You were practically famous. You were featured in the newspaper several times. Your photographs and personality populate several books. You’re even in a couple dog training DVDs!!

I knew I was going to have to make a hard decision at the end. One last lesson I needed to learn. I tried everything I could to keep you comfortable and happy. But my options ran out. You hurt too much and I couldn’t ask you to stay. I knew it would only get worse. . .and there was nothing else I could do. I tried my best to spoil you over your last days. I stuffed you full of your favorite foods. I took you out to sniff and enjoy the world even though it was hard for you to get in and out of the car. I know it was the right choice but it was the hardest one I’ve ever made in regards to your care. How can I ever thank you enough for everything you’ve been to me? You were with me through my entire adult life. Through several moves and lay offs. Through good times and bad. You were my rock. . .and I was yours. I will continue to pass along all the knowledge gained from a lifetime with you. I will never forget you. I miss you so much. What I wouldn’t give to massage your neck ruff again and bury my head in it. How I miss your kisses on my chin and your amazing smile. You were my heart. And I will love you forever.

Posted in Aging, Back Problems, Canine Freestyle, Dog Sports, GI Issues, IVDD, Lure Coursing, Obedience, Rally, Reactivity, Thoughts, Training, Veterinarian | Leave a comment

Balancing Act

Old age isn’t easy for any of us.

I know I haven’t been keeping up on this blog as much as I used to. Life gets in the way and Risa’s been struggling lately. I’ve been struggling, too, with possible end of life decisions for her. I don’t think we’re there yet but I can’t help but think about it. Some days more than others. Pre-grieving, I believe it’s called. Risa’s been through and bounced back from so much but I know, some day, that will no longer be the case. I’m always trying to keep her quality of life at the forefront of my mind. I don’t want to lose her–EVER–but I won’t make her hold on for my sake. I owe her more than that. Deciding when the time could be, however, is always a challenge.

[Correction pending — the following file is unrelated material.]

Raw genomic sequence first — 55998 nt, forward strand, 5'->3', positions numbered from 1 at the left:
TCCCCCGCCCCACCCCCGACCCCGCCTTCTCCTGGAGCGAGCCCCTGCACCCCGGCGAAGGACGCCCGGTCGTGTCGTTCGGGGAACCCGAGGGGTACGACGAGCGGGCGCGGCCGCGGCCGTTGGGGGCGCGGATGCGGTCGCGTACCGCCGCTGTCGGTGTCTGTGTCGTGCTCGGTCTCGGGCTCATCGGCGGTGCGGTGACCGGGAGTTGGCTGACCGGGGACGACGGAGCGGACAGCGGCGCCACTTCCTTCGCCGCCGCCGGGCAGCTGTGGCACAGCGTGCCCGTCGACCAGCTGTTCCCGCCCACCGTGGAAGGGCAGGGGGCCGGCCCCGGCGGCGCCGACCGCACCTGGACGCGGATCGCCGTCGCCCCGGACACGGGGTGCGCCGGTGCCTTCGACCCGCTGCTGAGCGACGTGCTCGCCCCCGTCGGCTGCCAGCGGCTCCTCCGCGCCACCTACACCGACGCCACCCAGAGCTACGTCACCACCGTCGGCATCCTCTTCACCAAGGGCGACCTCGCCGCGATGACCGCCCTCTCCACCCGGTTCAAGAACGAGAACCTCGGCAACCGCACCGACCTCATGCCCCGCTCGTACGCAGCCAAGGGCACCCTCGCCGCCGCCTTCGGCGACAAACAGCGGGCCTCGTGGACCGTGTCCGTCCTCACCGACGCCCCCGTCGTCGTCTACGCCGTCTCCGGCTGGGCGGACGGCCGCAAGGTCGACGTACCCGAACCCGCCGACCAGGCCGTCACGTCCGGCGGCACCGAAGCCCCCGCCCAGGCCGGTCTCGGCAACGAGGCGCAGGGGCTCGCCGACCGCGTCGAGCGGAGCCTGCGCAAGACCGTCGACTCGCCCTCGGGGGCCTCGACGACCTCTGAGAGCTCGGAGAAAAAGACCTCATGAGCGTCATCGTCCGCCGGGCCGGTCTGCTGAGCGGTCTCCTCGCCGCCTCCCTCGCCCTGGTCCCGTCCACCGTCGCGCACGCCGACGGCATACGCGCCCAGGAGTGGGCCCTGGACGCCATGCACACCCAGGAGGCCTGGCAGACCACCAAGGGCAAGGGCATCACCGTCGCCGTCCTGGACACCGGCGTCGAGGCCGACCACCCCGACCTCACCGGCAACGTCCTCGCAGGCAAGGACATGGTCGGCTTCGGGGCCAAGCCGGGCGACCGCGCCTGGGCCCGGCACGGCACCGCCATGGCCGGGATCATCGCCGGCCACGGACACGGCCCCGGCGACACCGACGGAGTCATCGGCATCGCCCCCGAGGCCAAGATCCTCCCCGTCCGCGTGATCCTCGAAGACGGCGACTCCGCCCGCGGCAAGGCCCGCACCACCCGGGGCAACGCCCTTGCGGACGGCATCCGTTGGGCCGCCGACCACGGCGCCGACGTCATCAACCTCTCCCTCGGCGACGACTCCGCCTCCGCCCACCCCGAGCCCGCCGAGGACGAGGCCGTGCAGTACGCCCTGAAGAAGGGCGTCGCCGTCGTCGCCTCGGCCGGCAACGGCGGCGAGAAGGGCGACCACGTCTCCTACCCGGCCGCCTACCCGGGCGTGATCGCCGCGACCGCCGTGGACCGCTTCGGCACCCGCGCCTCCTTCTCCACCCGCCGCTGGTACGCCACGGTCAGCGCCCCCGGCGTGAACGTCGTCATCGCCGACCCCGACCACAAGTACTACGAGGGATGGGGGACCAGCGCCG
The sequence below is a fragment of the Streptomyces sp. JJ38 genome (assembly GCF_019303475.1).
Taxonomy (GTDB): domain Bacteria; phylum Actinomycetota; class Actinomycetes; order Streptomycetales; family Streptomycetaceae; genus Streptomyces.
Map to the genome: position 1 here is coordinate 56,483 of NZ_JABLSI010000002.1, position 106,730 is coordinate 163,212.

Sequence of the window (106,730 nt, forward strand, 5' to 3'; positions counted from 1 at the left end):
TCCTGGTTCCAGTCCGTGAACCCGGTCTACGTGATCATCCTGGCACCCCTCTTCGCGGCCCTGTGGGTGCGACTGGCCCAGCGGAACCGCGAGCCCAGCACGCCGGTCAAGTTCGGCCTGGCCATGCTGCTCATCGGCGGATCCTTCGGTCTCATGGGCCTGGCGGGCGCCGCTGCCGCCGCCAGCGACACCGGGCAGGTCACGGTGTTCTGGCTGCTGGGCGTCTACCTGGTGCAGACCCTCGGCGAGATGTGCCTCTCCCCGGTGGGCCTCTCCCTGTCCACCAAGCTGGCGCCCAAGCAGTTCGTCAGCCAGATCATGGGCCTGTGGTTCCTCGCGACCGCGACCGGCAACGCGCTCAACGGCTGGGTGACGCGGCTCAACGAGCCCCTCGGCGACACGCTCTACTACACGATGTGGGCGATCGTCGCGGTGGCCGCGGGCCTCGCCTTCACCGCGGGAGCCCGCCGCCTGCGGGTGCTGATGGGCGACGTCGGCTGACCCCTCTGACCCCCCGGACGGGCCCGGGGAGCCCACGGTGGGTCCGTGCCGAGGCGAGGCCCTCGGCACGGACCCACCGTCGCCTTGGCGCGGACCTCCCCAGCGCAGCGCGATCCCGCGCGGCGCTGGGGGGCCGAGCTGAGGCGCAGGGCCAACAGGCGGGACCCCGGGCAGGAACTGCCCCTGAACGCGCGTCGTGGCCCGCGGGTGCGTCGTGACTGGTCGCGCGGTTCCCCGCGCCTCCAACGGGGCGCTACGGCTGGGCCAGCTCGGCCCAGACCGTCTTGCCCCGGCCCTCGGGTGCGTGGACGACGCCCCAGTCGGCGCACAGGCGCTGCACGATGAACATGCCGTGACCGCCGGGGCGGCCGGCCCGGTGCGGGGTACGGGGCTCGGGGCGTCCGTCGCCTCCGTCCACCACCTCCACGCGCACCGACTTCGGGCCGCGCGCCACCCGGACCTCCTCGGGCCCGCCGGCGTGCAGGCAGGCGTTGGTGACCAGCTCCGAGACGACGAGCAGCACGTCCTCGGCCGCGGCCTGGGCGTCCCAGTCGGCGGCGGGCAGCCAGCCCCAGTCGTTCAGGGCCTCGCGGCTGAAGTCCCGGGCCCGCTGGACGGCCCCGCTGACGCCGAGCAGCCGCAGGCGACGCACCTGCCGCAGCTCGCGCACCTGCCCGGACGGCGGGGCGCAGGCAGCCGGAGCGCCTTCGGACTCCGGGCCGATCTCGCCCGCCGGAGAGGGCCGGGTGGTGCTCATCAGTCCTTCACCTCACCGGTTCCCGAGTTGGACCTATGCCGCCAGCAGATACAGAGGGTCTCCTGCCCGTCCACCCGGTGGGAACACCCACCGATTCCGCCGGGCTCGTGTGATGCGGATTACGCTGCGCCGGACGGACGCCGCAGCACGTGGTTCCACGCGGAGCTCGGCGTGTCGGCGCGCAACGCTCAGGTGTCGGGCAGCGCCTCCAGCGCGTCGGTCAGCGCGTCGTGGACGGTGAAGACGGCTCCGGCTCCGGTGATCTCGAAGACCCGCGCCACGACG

It was weighing on my mind a lot the past month. A lot. Like not sleeping. Worrying that I might be reaching the limits of what I can do to help her feel comfortable. Her back injury is taking its toll. The nerve damage is showing. She stands wide, falls into a sit if she tries to make a tight turn, and she stood on her overturned right rear paw for at least 30 seconds the other day. It’s rare that she stands still–moving is more comfortable–and she has trouble getting up. She doesn’t even lie in her orthopedic bed anymore because I think she has trouble getting out of it. She chooses the flatter beds instead. Her right elbow is also acting up again which is troublesome when she places a lot of her weight on her front end because of her back end’s issues. She’s on three pain meds at the moment (tramadol, amantadine, and Tylenol). I stopped her gabapentin when it appeared that it’s use might be causing some of her issues. I’m no longer sure if that’s the case though she appeared to improve after I stopped it. She definitely had significantly worse neurological symptoms when I increased the dosage at my vet’s recommendation. It’s been a challenging balancing act trying to alleviate her discomfort.

She’s also had a chronic urinary tract infection for several months; possibly even from as long as she’s been on prednisone. The pred definitely caused some urinary leakage (requiring washing of dog blankets at least weekly) and may have been the cause of her UTIs. After a third urinalysis came back positive for bacteria, I had concerns the pred was the problem. She’s on antibiotics again for at least 4 weeks to clear it up and I decided to discuss taking her off prednisone with our vet. Our TCVM vet had prescribed it and agreed with weaning her down. She gave me a schedule that would have her down to 1/4 of the dosage in about a month’s time. Unfortunately, Risa’s pain level has increased and the medications she’s on are insufficient to keep her comfortable. I had a chat with her general vet about the prednisone wean and he recommended we expedite the process so we can start Risa on NSAIDs again. It’s still a three week long wait but I think it’s truly her best option. We could potentially eliminate the UTI problem (assuming, of course, there isn’t anything else going on to cause it) but, more importantly, make her less painful. I find it funny that I was so against putting her on NSAIDs when she first injured her back and now that’s the thing I want to do for her most of all!